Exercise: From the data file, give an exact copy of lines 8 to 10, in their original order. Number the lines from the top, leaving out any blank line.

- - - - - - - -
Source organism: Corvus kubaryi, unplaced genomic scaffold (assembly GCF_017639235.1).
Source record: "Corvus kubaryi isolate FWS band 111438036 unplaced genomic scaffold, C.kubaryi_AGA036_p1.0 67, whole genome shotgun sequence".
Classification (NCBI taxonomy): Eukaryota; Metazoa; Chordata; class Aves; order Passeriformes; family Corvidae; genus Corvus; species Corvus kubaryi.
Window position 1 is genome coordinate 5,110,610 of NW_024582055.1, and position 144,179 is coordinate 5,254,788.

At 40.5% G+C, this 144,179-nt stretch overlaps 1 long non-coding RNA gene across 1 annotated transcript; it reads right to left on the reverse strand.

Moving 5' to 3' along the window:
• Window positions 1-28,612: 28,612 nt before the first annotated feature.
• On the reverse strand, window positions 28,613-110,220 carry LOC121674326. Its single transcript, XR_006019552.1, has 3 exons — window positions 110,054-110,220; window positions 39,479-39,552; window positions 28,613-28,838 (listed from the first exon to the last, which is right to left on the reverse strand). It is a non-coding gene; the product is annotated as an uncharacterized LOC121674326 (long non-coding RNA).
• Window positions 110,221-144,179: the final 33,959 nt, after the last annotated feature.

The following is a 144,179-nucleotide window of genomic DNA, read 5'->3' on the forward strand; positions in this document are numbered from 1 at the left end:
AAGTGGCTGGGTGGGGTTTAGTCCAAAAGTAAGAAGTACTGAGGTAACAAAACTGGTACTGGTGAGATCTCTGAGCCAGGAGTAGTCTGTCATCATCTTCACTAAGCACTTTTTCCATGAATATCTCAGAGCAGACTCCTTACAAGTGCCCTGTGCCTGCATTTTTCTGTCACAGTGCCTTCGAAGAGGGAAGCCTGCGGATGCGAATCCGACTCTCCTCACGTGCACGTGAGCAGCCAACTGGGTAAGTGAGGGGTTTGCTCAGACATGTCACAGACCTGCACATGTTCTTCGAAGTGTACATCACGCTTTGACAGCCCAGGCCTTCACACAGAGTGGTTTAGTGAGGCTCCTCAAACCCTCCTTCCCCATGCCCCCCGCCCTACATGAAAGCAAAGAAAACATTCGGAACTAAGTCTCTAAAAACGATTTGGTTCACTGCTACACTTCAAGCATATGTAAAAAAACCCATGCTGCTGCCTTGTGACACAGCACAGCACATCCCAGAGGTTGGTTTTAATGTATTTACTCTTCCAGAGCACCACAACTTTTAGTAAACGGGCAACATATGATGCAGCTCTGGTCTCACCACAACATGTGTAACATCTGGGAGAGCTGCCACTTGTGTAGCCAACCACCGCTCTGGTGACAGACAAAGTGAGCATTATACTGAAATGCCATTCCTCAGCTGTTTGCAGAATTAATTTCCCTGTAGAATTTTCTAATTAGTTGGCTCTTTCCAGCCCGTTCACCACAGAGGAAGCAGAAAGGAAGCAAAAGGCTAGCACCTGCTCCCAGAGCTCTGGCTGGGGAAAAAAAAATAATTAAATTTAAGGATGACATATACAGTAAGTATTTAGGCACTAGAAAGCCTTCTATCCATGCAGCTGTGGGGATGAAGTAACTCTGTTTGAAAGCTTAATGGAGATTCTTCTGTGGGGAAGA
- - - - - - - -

• On the reverse strand, window positions 28,613-110,220 carry LOC121674326. Its single transcript, XR_006019552.1, has 3 exons — window positions 110,054-110,220; window positions 39,479-39,552; window positions 28,613-28,838 (listed from the first exon to the last, which is right to left on the reverse strand). It is a non-coding gene; the product is annotated as an uncharacterized LOC121674326 (long non-coding RNA).
• Window positions 110,221-144,179: the final 33,959 nt, after the last annotated feature.

The following is a 144,179-nucleotide window of genomic DNA, read 5'->3' on the forward strand; positions in this document are numbered from 1 at the left end: